This is not to understate the importance of providing drug and health care to Alzheimers’ sufferers, but to suggest that more balanced coverage – though lacking the emotional punch – could make for better healthcare in the long run.
OFCOM has upheld its ruling that ITV did not show due accuracy in its reports about Blair’s decision to go to war (OFCOM’s Broadcast Bulletin No.179, 26-2-07). In an analysis worth reading in full, OFCOM takes apart the interview between Michael Parkinson and Tony Blair and, though it finds some ambiguity in the language, concludes that ITV misrepresented what Blair said. Blair did raise the issue of his faith in the interview, and that he would eventually be judged for his actions (the implication being by God). But what he did not say was whether he’d asked God if Britain should go to war in Iraq.
Yet the headlines emblazoned over the 1830 and 2230 ITV news said just this: “Tony Blair says his belief in God played a part in deciding to go to war in Iraq”, and “Tony Blair’s belief in God played a crucial role in his decision to send British troops to a war in Iraq”.
Whether or not you agree with ITV’s argument that it made a fair interpretation of the gist of the interview if not the exact words spoken, it is refreshing to see such an intense examination of a news story – imagine the same sort of scrutiny being applied to newspapers.
The Independent continues to morph into a daily weekly. You can as easily imagine today’s front page (‘Power to the People’) on the cover of the Economist, New Statesman or Spectator. But this is more compliment than criticism. Today’s theme manages to be both newsworthy and insightful by bringing together 8 news events to point to a shift in the nature of our society. Hamish McRae offers further thoughts about that shift inside (‘The internet has shifted the balance of power’) and the paper then broadens the issue into its Big Question (‘Does the internet liberate or undermine democracy?‘).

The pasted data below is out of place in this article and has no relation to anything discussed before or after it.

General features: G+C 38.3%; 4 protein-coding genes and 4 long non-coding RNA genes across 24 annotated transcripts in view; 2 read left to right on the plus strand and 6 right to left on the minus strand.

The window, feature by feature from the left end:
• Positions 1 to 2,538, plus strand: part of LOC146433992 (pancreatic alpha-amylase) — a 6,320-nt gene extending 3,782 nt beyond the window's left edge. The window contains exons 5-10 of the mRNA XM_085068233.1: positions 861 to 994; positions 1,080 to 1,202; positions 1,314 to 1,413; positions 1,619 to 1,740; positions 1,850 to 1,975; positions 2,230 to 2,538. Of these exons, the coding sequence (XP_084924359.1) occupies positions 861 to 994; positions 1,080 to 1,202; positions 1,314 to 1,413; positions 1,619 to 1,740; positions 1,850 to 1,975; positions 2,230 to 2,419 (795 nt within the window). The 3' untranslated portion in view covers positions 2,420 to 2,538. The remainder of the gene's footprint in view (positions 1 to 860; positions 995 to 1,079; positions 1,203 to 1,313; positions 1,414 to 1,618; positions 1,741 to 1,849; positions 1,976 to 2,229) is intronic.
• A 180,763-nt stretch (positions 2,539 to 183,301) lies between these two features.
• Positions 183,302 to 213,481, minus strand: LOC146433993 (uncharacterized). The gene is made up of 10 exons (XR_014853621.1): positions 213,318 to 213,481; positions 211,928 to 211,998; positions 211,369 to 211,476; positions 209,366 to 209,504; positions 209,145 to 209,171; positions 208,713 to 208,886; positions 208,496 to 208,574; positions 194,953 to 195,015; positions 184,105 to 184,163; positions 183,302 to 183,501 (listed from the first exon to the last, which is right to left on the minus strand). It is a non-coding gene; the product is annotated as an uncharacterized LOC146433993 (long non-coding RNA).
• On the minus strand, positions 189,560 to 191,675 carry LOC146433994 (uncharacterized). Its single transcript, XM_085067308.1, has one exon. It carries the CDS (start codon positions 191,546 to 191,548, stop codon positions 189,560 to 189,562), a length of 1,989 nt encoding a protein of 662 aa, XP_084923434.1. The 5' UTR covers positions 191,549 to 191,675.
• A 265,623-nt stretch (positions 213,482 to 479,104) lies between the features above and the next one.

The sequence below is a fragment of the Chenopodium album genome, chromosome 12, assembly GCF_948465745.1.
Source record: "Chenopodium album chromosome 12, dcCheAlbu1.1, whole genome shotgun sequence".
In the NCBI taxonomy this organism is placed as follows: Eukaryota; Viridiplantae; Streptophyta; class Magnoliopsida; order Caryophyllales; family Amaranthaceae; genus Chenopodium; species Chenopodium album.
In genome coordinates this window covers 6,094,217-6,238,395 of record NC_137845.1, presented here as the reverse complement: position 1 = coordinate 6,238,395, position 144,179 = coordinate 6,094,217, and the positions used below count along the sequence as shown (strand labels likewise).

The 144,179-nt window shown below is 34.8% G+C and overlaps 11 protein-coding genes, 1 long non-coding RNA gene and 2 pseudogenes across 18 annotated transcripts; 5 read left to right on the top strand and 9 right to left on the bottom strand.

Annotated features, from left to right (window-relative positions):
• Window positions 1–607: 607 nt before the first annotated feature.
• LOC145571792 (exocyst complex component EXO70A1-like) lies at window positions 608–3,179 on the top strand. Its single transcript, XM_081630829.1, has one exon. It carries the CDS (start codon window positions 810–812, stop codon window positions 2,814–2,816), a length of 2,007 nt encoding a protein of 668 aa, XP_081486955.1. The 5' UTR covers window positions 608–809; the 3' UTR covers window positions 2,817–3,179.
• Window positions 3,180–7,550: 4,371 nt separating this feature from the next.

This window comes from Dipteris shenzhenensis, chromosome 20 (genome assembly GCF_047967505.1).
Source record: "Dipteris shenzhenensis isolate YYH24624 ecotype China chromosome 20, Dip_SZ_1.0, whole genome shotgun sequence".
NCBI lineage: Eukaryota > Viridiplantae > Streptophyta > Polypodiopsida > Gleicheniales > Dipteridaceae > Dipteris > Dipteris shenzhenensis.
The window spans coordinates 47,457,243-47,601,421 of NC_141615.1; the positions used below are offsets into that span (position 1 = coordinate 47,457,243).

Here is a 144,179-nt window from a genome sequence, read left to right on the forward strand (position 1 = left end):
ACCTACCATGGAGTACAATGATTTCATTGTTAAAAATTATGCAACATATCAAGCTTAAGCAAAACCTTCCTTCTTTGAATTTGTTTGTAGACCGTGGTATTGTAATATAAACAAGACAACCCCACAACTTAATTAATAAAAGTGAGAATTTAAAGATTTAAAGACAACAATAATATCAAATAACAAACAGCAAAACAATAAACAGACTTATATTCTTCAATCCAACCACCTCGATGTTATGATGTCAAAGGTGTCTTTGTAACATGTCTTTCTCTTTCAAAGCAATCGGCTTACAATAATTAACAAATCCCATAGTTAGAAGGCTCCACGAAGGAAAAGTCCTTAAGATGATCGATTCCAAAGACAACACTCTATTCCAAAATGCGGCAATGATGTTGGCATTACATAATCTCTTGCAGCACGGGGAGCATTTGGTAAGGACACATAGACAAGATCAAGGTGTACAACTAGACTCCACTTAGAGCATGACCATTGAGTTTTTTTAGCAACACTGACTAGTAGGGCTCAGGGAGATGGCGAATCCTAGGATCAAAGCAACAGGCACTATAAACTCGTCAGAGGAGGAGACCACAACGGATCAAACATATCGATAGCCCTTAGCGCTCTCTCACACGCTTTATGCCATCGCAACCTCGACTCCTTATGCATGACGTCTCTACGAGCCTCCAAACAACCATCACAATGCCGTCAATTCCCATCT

But the shift is even more remarkable than they describe. Not only is power shifting (or at least the influences on power are shifting) but so are the people enabling it to shift. The developers who created and run the e-petitions software for No.10, for example, are a fantastically unassuming group of 20 & 30-something web developers, dotted about the country. They certainly aren’t in it for the money, they’re not in it for the power, they just genuinely want to enable more engaged democracy (see also theyworkforyou and writetothem). I’ve met a few of them and been bowled over by their civic-minded ethos for which, I think, we can partly thank the internet itself. The open, shared, constructive progessivism that characterised early internet developers has had a profound and beneficial influence on its subsequent development.
Like the Independent, we should occasionally cheer about the remarkable change technology has enabled and who enabled it.